On Sunday night Obama spoke at a fundraiser with some high-profile Democrats. At this fundraiser, Obama strung together a series of laughable statements about politics, Democratic gains in the House of Representatives, and his level of pragmatism. His speech gives rise to a very important question. What dictionary does Obama read from?
“I’m not a particularly ideological person,” stated Obama at a Seattle fundraiser that was attended by the likes of House Minority Leader Nancy Pelosi and Democratic Congressional Campaign Committee Chairman Steve Israel.
If there is one thing Obama can be considered, it’s ideological. His lofty ideas about healthcare reform, immigration reform, and Middle Eastern politics require a very strong ideological core.
Obama continued, “There are things I’m passionate about, but I’m pretty pragmatic as to how we get it.”
If you define practicality and pragmatism as never having to admit that you are wrong or never having to work with others in a constructive manner, you might be reading from the same dictionary as the president.
Being the pragmatic leader he defines himself as, Obama saw it fit to blame Republicans for the blockage of his totally “non-ideological” agenda.
“The biggest barrier and impediment we have right now is the Congress, and in particular the House of Representatives, that is not focused on getting the job done for the American people and is a lot more focused on trying to position themselves [for] the next election,” continued Obama in his speech.
As always, if you don’t agree with Obama, you are not acting in the interests of the American people. Only the president has the ability to push ideology aside and decide what needs to be done to help make the country better. This is a very interesting line of thinking to say the least.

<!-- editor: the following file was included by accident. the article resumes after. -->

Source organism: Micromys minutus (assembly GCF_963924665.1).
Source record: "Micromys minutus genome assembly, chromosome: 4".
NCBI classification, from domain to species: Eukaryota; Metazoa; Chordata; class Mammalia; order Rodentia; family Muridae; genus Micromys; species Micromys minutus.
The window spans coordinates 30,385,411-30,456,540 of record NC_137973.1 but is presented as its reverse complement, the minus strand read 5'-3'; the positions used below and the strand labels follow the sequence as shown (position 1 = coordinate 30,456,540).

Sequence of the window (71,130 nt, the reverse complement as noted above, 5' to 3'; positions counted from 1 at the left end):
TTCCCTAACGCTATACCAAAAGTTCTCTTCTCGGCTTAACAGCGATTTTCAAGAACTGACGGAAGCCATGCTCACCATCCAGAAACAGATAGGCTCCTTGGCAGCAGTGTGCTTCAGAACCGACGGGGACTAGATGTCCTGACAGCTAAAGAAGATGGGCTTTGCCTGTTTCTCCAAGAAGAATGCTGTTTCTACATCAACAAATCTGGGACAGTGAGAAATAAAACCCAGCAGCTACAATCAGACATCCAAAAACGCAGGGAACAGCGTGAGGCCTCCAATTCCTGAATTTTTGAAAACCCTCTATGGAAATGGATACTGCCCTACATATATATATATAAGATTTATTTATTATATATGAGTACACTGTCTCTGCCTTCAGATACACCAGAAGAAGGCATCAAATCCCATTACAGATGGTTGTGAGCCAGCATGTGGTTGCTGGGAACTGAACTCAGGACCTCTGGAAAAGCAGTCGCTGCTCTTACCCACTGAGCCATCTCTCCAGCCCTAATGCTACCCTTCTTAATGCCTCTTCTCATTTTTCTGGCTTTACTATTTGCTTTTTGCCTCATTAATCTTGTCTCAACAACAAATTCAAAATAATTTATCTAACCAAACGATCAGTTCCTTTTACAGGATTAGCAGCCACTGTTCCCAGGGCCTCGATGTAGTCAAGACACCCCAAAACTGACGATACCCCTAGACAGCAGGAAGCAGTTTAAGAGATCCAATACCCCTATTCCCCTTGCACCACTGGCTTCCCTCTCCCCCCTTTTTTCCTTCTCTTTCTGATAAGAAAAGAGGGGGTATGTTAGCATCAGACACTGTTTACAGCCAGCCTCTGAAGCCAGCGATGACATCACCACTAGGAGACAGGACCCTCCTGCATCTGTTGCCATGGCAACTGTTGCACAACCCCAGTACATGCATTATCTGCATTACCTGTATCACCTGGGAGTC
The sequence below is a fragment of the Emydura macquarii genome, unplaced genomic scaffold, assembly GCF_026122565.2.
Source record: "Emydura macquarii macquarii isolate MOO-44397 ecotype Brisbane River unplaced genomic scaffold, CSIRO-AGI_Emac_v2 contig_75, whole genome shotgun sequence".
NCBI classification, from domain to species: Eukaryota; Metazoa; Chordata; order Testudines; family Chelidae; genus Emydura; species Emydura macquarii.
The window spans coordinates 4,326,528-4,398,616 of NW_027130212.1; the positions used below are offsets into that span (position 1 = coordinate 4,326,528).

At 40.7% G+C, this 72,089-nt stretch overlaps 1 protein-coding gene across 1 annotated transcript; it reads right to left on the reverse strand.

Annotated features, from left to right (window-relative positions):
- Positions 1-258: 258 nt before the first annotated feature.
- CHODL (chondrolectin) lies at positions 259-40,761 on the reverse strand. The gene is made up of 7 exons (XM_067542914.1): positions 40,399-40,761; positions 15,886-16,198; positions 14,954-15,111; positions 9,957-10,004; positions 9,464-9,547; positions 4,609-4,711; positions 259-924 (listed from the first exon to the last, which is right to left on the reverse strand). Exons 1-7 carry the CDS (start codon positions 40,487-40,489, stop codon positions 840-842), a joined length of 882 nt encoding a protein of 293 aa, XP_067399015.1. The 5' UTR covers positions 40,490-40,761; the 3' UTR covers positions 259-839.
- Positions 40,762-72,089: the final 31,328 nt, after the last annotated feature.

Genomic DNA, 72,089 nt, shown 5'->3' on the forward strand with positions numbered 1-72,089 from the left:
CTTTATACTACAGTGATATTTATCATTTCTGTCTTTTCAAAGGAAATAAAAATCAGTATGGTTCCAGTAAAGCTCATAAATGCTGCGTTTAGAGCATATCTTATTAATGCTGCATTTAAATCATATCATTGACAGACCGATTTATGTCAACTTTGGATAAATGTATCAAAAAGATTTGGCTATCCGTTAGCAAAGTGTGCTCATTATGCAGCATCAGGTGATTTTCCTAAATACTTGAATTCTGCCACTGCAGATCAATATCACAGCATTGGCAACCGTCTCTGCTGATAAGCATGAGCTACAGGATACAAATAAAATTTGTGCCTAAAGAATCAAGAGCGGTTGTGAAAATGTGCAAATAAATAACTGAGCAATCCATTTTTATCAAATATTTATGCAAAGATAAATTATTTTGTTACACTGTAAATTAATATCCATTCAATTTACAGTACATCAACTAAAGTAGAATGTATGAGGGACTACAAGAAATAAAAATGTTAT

Hypocritical diatribes from the president such as the one espoused on Sunday should not come as a surprise to voters. Apparently you are either on his side, or you are being the ideological one in the debate over policy.
In an added moment of wishful thinking, Obama said, “Our once speaker and soon to be speaker again, Nancy Pelosi.”
This statement is referencing the unlikely notion that the Democratic Party will win back the House of Representatives during the 2014 midterm elections. Democratic chances to win back this part of the legislature are dwindling, as Obama’s approval rating, as well as the approval rating of Obamacare, both plummet.
Obamacare’s implementation has caused Obama’s approval rating to dip below 40% recently. Democrats should be wary of the ticket drag that Obama and his policies may have on the party during the upcoming midterms.
The president’s ability to consistently say such blatantly false things makes one wonder if he really believes that he is not ideological. Who knows? Maybe his understanding of the definitions of common words (such as “ideological”) differs from what the mainstream public thinks. Much like his standpoints on various political issues.